As many of you know, Netflix is raising its rates:
Whereas subscribers could formerly stream an unlimited amount of content and have one DVD out at a time for $9.99 per month, the cost would now be $15.98 per month. Each option would be charged at a rate of $7.99 individually.
If subscribers wish to have a second DVD out simultaneously, the rate increases to $11.99 per month, or $19.98 when combined with streaming. Current members would see the increase beginning on September 1 unless they take action, while new members would pay the increased price immediately.
And it is a great deal. And Netflix is not being unreasonable here. And I still question whether or not this is a good move. Why? Because the customers this is most likely to turn off are the high-margin ones. The people for whom this is a great deal are the ones most likely to utilize the service the most and cut into the profits. In the past, Netflix has been known to throttle heavy users on this basis. This was particularly true when it came to DVDs, where each disc transaction cost a lot. But it’s also true, to an extent, to streaming.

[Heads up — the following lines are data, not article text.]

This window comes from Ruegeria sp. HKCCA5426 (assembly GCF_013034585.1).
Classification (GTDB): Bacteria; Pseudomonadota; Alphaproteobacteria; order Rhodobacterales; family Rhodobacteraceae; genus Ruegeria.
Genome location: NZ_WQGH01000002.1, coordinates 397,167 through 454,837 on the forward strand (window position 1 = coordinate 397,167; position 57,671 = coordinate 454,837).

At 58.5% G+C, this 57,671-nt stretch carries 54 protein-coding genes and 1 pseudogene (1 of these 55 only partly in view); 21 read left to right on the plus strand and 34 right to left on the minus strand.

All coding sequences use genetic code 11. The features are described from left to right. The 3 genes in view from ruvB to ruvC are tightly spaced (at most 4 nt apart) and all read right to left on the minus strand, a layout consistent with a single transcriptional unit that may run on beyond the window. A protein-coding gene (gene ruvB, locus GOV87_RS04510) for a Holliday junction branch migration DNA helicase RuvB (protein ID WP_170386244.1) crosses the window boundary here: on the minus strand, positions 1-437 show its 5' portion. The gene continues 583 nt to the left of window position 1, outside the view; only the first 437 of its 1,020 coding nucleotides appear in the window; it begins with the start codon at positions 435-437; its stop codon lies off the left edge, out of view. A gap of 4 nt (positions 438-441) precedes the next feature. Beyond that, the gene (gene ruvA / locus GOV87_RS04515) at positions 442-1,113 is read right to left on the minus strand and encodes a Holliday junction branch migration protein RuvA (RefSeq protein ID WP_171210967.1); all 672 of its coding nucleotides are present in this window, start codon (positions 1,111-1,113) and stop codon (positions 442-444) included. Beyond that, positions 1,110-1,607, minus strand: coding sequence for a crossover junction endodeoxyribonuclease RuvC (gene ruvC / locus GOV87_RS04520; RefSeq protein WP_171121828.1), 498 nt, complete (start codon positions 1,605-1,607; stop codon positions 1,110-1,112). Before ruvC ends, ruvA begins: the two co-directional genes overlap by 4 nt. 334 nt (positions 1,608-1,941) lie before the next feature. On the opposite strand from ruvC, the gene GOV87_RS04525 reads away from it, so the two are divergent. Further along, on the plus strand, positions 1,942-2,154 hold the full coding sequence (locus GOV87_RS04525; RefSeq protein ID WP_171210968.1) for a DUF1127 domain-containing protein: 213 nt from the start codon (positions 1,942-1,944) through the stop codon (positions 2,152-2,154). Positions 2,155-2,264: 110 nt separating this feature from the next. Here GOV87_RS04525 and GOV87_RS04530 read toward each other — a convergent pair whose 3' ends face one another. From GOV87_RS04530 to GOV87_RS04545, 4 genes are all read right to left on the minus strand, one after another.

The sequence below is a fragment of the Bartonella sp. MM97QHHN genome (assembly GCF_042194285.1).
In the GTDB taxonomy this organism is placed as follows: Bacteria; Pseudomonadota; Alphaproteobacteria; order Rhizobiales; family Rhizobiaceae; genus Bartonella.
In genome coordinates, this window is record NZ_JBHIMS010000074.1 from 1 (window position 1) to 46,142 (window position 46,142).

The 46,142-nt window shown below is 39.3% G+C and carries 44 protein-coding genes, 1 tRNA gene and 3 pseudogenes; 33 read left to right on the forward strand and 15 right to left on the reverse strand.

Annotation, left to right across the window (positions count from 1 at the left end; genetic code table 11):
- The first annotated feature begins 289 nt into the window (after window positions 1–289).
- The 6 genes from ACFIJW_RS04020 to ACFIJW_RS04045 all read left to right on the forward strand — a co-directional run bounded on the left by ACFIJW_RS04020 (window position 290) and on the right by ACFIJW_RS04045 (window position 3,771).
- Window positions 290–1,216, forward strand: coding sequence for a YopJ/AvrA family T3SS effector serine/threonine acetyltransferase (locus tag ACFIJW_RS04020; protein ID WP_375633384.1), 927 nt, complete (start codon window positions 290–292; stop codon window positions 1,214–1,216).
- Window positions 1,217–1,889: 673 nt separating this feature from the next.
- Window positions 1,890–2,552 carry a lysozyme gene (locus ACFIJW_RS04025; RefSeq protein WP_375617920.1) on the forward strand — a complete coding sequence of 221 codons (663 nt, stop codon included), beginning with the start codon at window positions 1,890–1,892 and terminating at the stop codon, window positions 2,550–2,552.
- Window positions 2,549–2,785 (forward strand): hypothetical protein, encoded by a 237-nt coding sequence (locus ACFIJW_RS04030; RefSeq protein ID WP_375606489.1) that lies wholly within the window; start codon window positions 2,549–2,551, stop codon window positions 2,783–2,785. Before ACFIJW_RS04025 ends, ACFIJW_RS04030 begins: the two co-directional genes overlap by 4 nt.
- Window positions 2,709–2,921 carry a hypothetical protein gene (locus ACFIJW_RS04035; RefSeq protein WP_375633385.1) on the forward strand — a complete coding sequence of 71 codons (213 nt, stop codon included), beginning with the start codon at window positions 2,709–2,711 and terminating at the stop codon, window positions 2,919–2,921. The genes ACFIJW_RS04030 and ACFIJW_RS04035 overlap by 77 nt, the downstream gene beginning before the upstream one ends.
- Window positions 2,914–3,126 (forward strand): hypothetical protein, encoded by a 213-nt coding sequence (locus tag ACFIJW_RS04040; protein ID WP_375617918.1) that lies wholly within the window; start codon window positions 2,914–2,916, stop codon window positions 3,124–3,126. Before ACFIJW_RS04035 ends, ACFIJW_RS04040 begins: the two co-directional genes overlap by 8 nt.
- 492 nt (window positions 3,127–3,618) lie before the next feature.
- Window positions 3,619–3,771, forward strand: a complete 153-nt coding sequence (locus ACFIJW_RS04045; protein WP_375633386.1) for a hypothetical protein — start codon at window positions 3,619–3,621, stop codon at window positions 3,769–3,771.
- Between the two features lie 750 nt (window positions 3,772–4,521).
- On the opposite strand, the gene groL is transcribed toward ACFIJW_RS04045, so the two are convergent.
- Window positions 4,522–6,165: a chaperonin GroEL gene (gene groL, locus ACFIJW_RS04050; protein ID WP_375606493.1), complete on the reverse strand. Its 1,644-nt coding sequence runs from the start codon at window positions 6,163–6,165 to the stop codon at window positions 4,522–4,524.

My father is on Netflix’s cheapest plan. He watches maybe one or two movies a month on disc, tops (some months he watches none). Then, maybe, a handful online. He is costing Netflix very, very little. And he is precisely the type of customer that this is going to turn off. My father is not a dramatic man. He may pay the piper, but it’s more likely that he will go without the discs or without service altogether. This, I’m pretty sure, will pass the “trivial expense” threshold where he has to start asking how much he’s using this service. This is precisely what Netflix does not want him asking. And the argument that “it’s cheaper than cable” holds no sway, because sports are on cable. And trying to explain Hulu+Netflix to Mom is not worth the effort.
So while Netflix remains a great deal for people that love entertainment (but not sports), and are computer-savvy (but don’t use BitTorrent), there are a lot of people that this does not describe. I doubt that it’s the case that 41% of customers are really going to drop Netflix, but it will be a non-trivial number. And some of their least expensive customers, at that.
On a humorous note, Blockbuster is reaching out to Netflix customers. Dissatisfied with Netflix’s prices? We’ll match them! Except we won’t offer streaming if you ever want to try it again, and if you ever cancel membership for a month, you’ll be back to our more expensive pricing.